Going through the mortgage process, whether you are a first time buyer or looking for a new home, is always going to be a big step in your life and potentially even stressful.
In recent years it has become more difficult to get approved for a mortgage as lenders have become more strict and precise about what criteria must be met before you can be approved.
The Online Mortgage Advisor team outlined some of the top reasons your mortgage might get denied so you know what lenders are looking for and so you can avoid adding a mortgage denial to your credit history.
Six Reasons Your Mortgage May Not Be Accepted
1. You have a bad credit history
This is pretty obvious, but bad credit history means potential lenders are worried about your ability to manage your debt and repay your mortgage on time.
Even if you have no creditworthiness at all, getting a mortgage can be more difficult as lenders have no evidence that you can pay off your debts well.
2. You don’t earn enough
Affordability is one of the most important factors a lender will consider when deciding whether to lend you credit.
On average, mortgage lenders offer mortgages based on 4.5 times your salary. So make sure that the amount you ask matches the amount of money you will receive each month before submitting the application.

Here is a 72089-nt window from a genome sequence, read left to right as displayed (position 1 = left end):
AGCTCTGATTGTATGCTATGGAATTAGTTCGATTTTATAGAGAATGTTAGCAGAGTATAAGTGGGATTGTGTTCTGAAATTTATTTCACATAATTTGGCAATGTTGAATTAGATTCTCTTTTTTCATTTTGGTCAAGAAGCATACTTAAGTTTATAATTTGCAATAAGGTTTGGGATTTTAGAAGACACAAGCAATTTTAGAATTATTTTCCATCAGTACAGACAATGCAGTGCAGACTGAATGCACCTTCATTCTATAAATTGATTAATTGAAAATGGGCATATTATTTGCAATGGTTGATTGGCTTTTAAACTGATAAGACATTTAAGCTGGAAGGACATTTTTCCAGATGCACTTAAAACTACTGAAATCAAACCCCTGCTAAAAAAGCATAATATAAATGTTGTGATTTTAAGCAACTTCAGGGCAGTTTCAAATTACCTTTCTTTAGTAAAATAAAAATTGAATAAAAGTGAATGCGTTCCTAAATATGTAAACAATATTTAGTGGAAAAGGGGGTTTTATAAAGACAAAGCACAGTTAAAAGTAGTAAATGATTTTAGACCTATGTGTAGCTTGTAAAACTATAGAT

3. You have used the “buy now, pay later” schemes
Buy now, pay later, like Klarna and Clear Pay are a relatively new phenomenon and mortgage lenders don’t particularly like them.
Lenders are wary of seeing Klarna on bank statements as it can indicate someone is living beyond their means even if they make their payments on time.
4. You only have a small deposit
If your down payment is very small, like 10% or less, it may mean you are less likely to be accepted for a mortgage, and if so, the interest rates won’t be fantastic.
If you have a small down payment, your lender will have to invest more in the property, which means they could worry about you paying it back. Make sure you have taken the time to save as much as you can in order to get a bigger deposit.
5. You have taken out a payday loan
Even if you pay them on time, payday loans will be on your credit record for six years, and some lenders may think that a payday loan means that you are having trouble managing your money and therefore paying back the mortgage.
Make sure the loan is paid off in full before applying for a mortgage, and speak to a mortgage broker to see which providers are ready to offer you the money you want.
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6. You are not registered to vote
Mortgage lenders use the electoral roll to make sure you are who you say you are.
Registering for the vote increases your credit score and increases your chances of getting a mortgage. The longer you stay at one address the better as it shows the lender that you have stability.
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